Withdrawal Strategies: IRAs, 401ks, and Required Minimum Distributions

rmd.jpgIt is important to have an understanding of how Required Minimum Distributions, often referred to as “RMDs”, fit into your overall financial plan.  This blog post will cover the basics, but it always makes sense to consult with a financial planner or CPA for personalized advice.





Your Money Personality

money_personality-213x213.jpgWe all have different intellectual and emotional motivators in money matters.  These can range from needing more security to wanting the prestige of wealth.  By understanding what drives your decisions, or creates your challenges, you can be more financially aware and healthy, and operate more effectively and in-tune with your money personality.

Susan Zimmerman, LMFT, ChFC has written extensively on discovering the “core drivers” that motivate people financially. Here are just a few of the money motivators that Susan has found to be powerful.



Social Security: Claim Early or Wait?


Research shows that a large number of Americans (about 50 percent) file for Social Security benefitsas soon as they are eligible – which means when they turn 62. While you’re entitled to do that — and there are many instances in which it makes perfect sense – delaying filing might actually be a better idea.

Health Savings Accounts: Do they make sense for me?

health-savings-account-213x213.jpgHSA plans have been available since 2004, with few changes.  Think of this as a medical IRA.  You own it and control it, and it follows you from employer to employer.  

There are three parts to a HSA.  The health insurance policy that is approved for HSA plans, a savings account that you can choose to fund or not, and an administrator for processing claims and deposits through the savings fund.



The 4 Percent Rule

spring_bike-300x200-213x200.jpgThe Wall Street Journal’s recent article titled 

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  • Time to Evaluate Discretionary 401(k) Contributions

    MFP_401k_Services-213x213.jpgThis is the time of year that small business owners are reviewing their options for making extra 401(k) contributions and evaluating discretionary matches or profit sharing contributions based on last year’s numbers.   They are to be congratulated for having a 401(k) plan, and for planning well enough to have the funds to consider going the “extra mile” with contributions.

    For the owner who wants to maximize the benefits of having a 401(k)/profit sharing plan, the first thing to fund is his own (and if applicable, a spouse’s) salary deferrals.  Maximizing one’s salary deferrals does not change the staff expense of having a 401(k) (for the purposes of this article a Safe Harbor plan is assumed), so deferrals are the most cost effective of contributions.

    The Need for Estate Planning

    estate_planning-213x213.jpgAn important part of financial planning is determining a plan for distributing one’s estate and getting it in writing.  Without a plan in place, an estate is divided based on state law, and every state has different laws for “intestate succession”.  While succession starts with close family members, percentages and priorities are not always what you might have assumed or preferred.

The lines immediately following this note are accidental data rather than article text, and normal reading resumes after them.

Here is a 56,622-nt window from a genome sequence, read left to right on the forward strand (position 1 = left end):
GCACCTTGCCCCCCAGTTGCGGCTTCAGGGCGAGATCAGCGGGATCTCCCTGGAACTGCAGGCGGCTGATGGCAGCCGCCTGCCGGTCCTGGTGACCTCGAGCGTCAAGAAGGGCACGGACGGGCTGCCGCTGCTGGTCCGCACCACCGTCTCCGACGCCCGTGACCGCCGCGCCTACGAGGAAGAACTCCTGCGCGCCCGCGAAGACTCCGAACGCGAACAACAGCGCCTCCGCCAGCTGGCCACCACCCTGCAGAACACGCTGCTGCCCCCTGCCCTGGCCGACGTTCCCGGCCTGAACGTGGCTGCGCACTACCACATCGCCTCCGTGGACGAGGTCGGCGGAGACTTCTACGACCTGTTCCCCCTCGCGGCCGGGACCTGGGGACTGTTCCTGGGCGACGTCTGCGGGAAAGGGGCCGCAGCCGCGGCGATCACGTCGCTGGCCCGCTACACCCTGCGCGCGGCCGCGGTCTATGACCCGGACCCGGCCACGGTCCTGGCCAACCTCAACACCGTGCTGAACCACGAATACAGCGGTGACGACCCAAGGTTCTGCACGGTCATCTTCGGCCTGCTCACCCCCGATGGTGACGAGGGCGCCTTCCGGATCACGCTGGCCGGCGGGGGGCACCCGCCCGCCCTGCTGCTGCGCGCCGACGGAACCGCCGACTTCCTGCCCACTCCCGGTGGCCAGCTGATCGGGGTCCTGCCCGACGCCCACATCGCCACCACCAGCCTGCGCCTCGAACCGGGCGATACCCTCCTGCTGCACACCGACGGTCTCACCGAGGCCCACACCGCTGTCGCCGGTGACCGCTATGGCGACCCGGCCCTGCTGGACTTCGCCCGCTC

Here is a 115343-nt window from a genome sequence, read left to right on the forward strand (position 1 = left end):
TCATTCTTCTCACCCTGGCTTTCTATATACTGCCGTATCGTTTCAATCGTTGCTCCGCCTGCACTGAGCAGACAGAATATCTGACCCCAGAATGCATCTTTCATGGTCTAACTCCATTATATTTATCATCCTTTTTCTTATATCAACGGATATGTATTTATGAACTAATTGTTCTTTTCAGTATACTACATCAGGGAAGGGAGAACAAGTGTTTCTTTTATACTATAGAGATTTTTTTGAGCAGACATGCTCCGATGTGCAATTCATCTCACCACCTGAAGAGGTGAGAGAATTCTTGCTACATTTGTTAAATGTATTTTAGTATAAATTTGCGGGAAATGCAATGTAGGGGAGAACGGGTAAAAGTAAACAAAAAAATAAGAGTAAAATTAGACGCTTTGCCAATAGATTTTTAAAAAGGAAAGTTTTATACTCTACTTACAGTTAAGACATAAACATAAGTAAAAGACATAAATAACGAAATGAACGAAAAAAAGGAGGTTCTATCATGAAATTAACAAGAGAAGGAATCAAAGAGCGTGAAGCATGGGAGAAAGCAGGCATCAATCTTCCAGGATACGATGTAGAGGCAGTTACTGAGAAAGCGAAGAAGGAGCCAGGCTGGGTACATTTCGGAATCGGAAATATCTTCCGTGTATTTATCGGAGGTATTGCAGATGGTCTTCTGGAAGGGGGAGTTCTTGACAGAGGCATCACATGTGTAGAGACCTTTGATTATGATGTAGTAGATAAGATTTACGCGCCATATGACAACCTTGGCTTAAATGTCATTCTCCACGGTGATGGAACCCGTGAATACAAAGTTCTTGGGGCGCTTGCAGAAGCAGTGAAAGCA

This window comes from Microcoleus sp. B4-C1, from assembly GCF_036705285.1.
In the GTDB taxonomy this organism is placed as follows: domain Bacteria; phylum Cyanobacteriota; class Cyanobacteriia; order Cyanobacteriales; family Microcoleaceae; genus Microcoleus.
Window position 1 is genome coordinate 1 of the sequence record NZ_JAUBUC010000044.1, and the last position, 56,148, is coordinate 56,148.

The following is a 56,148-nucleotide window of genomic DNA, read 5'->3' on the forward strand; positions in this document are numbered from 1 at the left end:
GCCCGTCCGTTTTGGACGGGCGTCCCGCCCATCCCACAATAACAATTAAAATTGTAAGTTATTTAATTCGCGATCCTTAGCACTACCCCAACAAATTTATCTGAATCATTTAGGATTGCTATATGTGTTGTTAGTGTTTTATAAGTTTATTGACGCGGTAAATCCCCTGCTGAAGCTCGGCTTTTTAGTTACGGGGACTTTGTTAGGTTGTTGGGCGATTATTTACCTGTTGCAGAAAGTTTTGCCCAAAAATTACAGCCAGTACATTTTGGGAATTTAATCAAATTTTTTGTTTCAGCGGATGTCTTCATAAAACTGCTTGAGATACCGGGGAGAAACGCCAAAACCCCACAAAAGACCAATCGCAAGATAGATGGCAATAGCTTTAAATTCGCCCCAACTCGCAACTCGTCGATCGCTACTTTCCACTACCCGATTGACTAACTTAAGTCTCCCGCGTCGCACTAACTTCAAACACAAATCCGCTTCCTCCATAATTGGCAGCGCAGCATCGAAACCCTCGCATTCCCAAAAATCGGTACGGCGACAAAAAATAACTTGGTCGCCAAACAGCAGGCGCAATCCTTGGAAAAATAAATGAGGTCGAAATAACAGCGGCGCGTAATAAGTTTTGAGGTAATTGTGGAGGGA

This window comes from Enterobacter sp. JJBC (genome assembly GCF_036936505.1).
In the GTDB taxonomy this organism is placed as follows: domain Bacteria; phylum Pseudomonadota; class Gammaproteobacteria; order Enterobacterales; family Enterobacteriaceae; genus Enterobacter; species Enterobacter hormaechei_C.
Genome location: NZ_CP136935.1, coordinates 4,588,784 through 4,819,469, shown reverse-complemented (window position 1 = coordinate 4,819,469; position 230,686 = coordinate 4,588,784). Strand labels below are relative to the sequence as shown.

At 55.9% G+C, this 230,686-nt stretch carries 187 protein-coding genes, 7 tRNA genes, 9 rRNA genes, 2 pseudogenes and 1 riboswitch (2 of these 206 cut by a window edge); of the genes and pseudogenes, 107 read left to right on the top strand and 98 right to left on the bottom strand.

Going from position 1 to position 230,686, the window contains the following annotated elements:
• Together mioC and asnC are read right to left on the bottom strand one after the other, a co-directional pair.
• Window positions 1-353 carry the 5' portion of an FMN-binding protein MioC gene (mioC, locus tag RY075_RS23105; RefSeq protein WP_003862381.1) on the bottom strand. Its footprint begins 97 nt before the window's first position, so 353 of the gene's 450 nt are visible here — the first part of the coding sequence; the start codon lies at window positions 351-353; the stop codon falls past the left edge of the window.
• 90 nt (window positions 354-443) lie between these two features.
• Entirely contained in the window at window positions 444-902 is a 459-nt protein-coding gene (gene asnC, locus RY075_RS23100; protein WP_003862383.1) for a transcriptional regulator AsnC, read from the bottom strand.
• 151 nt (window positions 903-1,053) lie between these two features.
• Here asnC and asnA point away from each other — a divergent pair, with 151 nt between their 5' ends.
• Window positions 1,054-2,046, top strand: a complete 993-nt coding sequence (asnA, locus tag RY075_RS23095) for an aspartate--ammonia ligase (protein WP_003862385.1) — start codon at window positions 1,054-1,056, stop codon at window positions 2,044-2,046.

Without estate documents in place, the person in charge of administering and distributing your estate would also be determined by state law, or chosen by the courts.

    Most people have some preferences about how they would like their life’s work and accumulations distributed or cared for, but many have avoided facing the sobering task of putting their preferences on paper.

    Rescued from the Fiscal Cliff

    fiscal_cliff-213x213.jpgThere are many details yet to be researched and hammered out, but taxpayers were “saved” from the fiscal cliff in the nick of time.

    Points in the new tax bill that will be of most interest to our clients:

    • The new 39.6% tax bracket starts at $450,000/400,000 (Married filing joint/single). People in that tax bracket will also see an increase in their qualifying dividends and capital gains rates.

    • Everyone else got a “permanent” extension of the Bush-era tax cuts, and their capital gains rate remains at 15%.

    • Everyone else: before you get too happy, the Alternative Minimum Tax (AMT) is subject to a flat 26% rate on income up to $175,000 and 28% thereafter.

    Mission Financial Planning Begins 2013 Insurance Reviews

    coins-213x213.jpgInsurance is used in financial planning to mitigate risk, replace lost income, restore assets or leave a legacy. Because of its importance, we schedule regular reviews for our clients’ policies, and keep an ear open for changes in our clients’ lives that would warrant a change in insurance.

    Dental practice owners need to have an insurance review their business interruption, office overhead, property, general and professional liability policies annually, especially when changes have occurred in size of staff, revenue, location or services;  changes that would warrant a personal insurance policy review would include marriage or divorce, change in dependents, significant change in net worth (debt / investments), change in earning potential, buying or selling a business or nearing retirement.

    While Christmas Memories are Fresh . . .

    christmas_memories-213x213.jpgChristmas may be over but, for many, the process of paying for it has just begun.

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